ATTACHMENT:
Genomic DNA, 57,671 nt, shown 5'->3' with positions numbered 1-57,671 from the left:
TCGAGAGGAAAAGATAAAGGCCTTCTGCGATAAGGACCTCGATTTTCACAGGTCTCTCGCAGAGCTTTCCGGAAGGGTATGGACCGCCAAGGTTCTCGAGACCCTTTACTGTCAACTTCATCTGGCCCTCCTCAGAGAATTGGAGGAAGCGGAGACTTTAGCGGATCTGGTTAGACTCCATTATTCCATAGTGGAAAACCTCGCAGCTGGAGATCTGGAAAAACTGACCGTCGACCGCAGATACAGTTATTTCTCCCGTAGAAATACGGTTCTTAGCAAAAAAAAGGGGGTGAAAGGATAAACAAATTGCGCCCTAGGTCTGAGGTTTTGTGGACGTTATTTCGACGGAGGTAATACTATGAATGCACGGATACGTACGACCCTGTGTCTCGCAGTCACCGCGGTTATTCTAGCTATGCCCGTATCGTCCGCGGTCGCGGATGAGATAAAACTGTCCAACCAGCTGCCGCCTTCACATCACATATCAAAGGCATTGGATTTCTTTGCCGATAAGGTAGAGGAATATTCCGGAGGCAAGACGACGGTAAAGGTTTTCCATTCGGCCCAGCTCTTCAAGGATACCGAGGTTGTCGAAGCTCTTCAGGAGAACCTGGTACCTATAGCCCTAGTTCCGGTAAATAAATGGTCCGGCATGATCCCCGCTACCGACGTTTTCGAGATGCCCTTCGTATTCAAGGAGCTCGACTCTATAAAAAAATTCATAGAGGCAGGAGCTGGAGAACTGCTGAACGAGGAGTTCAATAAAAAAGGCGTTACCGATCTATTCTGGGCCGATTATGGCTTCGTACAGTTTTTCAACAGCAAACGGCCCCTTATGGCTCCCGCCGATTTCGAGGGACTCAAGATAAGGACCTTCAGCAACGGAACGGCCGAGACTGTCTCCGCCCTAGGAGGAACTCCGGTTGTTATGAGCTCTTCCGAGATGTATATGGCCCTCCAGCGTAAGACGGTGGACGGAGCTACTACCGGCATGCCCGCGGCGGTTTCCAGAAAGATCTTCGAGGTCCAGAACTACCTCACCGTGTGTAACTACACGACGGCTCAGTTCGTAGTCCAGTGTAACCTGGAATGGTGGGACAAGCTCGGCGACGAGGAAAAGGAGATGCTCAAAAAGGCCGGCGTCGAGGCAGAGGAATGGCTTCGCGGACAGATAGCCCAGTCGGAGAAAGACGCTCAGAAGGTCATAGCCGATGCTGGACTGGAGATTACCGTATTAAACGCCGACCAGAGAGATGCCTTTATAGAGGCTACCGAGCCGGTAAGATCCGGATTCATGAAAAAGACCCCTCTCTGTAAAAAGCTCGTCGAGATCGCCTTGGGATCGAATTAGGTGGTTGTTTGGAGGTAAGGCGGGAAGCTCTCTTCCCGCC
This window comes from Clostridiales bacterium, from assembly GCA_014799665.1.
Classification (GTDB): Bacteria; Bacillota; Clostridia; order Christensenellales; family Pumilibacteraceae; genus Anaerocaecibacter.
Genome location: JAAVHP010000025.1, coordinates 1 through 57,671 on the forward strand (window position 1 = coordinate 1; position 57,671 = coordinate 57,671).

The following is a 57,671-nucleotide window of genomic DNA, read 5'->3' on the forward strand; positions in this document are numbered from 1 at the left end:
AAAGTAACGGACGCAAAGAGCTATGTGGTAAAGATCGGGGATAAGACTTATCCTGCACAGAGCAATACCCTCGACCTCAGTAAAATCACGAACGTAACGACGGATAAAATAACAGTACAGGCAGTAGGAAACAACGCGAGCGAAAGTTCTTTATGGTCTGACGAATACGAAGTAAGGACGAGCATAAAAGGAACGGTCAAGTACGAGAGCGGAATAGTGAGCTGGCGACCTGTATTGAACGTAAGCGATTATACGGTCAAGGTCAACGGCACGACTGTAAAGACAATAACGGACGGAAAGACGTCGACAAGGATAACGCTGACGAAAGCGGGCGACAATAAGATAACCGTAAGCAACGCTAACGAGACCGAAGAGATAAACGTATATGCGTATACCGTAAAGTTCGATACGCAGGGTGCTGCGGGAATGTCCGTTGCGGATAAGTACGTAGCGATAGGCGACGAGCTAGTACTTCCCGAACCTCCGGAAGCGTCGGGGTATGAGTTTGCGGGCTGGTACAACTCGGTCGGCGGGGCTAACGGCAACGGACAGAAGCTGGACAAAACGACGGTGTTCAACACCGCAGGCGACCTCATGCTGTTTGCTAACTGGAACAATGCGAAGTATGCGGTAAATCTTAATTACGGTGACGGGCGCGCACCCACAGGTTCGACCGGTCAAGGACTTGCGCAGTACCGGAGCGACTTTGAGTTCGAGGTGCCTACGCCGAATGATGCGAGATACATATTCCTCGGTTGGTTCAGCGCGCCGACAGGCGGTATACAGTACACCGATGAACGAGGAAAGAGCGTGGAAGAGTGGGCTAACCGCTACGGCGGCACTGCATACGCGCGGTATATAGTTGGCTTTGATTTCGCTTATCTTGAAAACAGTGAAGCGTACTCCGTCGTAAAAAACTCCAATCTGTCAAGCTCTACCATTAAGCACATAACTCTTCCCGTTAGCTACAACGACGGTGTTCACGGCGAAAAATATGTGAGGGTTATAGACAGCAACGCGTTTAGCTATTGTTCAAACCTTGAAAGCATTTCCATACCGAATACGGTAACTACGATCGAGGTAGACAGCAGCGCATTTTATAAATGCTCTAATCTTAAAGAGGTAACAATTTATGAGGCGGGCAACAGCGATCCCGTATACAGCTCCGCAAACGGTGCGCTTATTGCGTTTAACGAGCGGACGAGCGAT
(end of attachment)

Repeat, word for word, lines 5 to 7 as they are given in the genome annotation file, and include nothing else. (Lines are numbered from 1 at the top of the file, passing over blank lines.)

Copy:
Genome location: JAAVHP010000025.1, coordinates 1 through 57,671 on the forward strand (window position 1 = coordinate 1; position 57,671 = coordinate 57,671).

The following is a 57,671-nucleotide window of genomic DNA, read 5'->3' on the forward strand; positions in this document are numbered from 1 at the left end:
AAAGTAACGGACGCAAAGAGCTATGTGGTAAAGATCGGGGATAAGACTTATCCTGCACAGAGCAATACCCTCGACCTCAGTAAAATCACGAACGTAACGACGGATAAAATAACAGTACAGGCAGTAGGAAACAACGCGAGCGAAAGTTCTTTATGGTCTGACGAATACGAAGTAAGGACGAGCATAAAAGGAACGGTCAAGTACGAGAGCGGAATAGTGAGCTGGCGACCTGTATTGAACGTAAGCGATTATACGGTCAAGGTCAACGGCACGACTGTAAAGACAATAACGGACGGAAAGACGTCGACAAGGATAACGCTGACGAAAGCGGGCGACAATAAGATAACCGTAAGCAACGCTAACGAGACCGAAGAGATAAACGTATATGCGTATACCGTAAAGTTCGATACGCAGGGTGCTGCGGGAATGTCCGTTGCGGATAAGTACGTAGCGATAGGCGACGAGCTAGTACTTCCCGAACCTCCGGAAGCGTCGGGGTATGAGTTTGCGGGCTGGTACAACTCGGTCGGCGGGGCTAACGGCAACGGACAGAAGCTGGACAAAACGACGGTGTTCAACACCGCAGGCGACCTCATGCTGTTTGCTAACTGGAACAATGCGAAGTATGCGGTAAATCTTAATTACGGTGACGGGCGCGCACCCACAGGTTCGACCGGTCAAGGACTTGCGCAGTACCGGAGCGACTTTGAGTTCGAGGTGCCTACGCCGAATGATGCGAGATACATATTCCTCGGTTGGTTCAGCGCGCCGACAGGCGGTATACAGTACACCGATGAACGAGGAAAGAGCGTGGAAGAGTGGGCTAACCGCTACGGCGGCACTGCATACGCGCGGTATATAGTTGGCTTTGATTTCGCTTATCTTGAAAACAGTGAAGCGTACTCCGTCGTAAAAAACTCCAATCTGTCAAGCTCTACCATTAAGCACATAACTCTTCCCGTTAGCTACAACGACGGTGTTCACGGCGAAAAATATGTGAGGGTTATAGACAGCAACGCGTTTAGCTATTGTTCAAACCTTGAAAGCATTTCCATACCGAATACGGTAACTACGATCGAGGTAGACAGCAGCGCATTTTATAAATGCTCTAATCTTAAAGAGGTAACAATTTATGAGGCGGGCAACAGCGATCCCGTATACAGCTCCGCAAACGGTGCGCTTATTGCGTTTAACGAGCGGACGAGCGAT